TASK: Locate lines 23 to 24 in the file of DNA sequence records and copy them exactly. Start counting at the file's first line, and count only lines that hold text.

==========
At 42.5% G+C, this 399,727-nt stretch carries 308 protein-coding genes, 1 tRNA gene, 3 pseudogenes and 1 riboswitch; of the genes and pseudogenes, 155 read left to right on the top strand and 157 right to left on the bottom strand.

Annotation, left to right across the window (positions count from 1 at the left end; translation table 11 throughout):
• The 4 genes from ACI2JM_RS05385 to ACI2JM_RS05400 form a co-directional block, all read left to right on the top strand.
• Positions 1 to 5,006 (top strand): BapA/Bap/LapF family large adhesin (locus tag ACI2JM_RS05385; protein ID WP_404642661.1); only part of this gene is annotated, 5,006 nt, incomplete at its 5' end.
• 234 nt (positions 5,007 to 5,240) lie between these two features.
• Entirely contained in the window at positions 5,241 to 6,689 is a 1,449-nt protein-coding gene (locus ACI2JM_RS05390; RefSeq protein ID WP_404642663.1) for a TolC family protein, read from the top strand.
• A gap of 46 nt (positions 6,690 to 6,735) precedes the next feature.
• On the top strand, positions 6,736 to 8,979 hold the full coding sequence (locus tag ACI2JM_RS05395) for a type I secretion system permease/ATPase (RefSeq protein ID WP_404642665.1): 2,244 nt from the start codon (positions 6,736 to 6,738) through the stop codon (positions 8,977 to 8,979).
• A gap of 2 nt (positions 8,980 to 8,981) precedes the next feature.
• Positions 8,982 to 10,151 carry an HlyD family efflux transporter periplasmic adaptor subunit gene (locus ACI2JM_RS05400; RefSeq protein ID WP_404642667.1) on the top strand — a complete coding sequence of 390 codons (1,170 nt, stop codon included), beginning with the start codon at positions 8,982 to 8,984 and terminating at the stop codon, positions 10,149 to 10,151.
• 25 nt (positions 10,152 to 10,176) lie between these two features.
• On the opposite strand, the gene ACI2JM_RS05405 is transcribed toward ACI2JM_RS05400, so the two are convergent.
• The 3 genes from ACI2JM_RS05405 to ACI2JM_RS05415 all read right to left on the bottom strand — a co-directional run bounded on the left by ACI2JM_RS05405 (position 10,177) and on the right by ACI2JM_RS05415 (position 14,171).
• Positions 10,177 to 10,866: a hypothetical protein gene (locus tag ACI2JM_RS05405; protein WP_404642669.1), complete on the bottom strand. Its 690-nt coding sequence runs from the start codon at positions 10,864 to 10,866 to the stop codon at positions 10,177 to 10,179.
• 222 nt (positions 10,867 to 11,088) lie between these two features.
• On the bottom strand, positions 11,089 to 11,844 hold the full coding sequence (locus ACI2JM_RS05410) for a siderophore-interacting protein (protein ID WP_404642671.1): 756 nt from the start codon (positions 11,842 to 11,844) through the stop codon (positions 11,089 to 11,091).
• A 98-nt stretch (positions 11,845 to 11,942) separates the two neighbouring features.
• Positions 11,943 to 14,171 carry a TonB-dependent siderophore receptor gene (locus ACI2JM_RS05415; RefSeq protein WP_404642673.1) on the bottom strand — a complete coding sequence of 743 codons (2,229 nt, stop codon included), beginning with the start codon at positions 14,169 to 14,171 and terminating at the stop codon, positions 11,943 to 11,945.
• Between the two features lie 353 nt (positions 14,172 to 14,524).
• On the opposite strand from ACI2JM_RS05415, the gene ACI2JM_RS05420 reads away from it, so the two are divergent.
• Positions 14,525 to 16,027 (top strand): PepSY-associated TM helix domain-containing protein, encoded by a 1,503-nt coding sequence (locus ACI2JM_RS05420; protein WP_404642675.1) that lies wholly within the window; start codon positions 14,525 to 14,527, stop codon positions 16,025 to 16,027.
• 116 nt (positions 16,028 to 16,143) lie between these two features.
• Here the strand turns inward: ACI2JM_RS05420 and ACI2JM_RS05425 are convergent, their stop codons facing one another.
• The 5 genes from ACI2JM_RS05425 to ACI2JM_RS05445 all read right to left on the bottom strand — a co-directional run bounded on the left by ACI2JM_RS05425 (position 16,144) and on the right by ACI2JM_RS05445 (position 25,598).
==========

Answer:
• Here the strand turns inward: ACI2JM_RS05420 and ACI2JM_RS05425 are convergent, their stop codons facing one another.
• The 5 genes from ACI2JM_RS05425 to ACI2JM_RS05445 all read right to left on the bottom strand — a co-directional run bounded on the left by ACI2JM_RS05425 (position 16,144) and on the right by ACI2JM_RS05445 (position 25,598).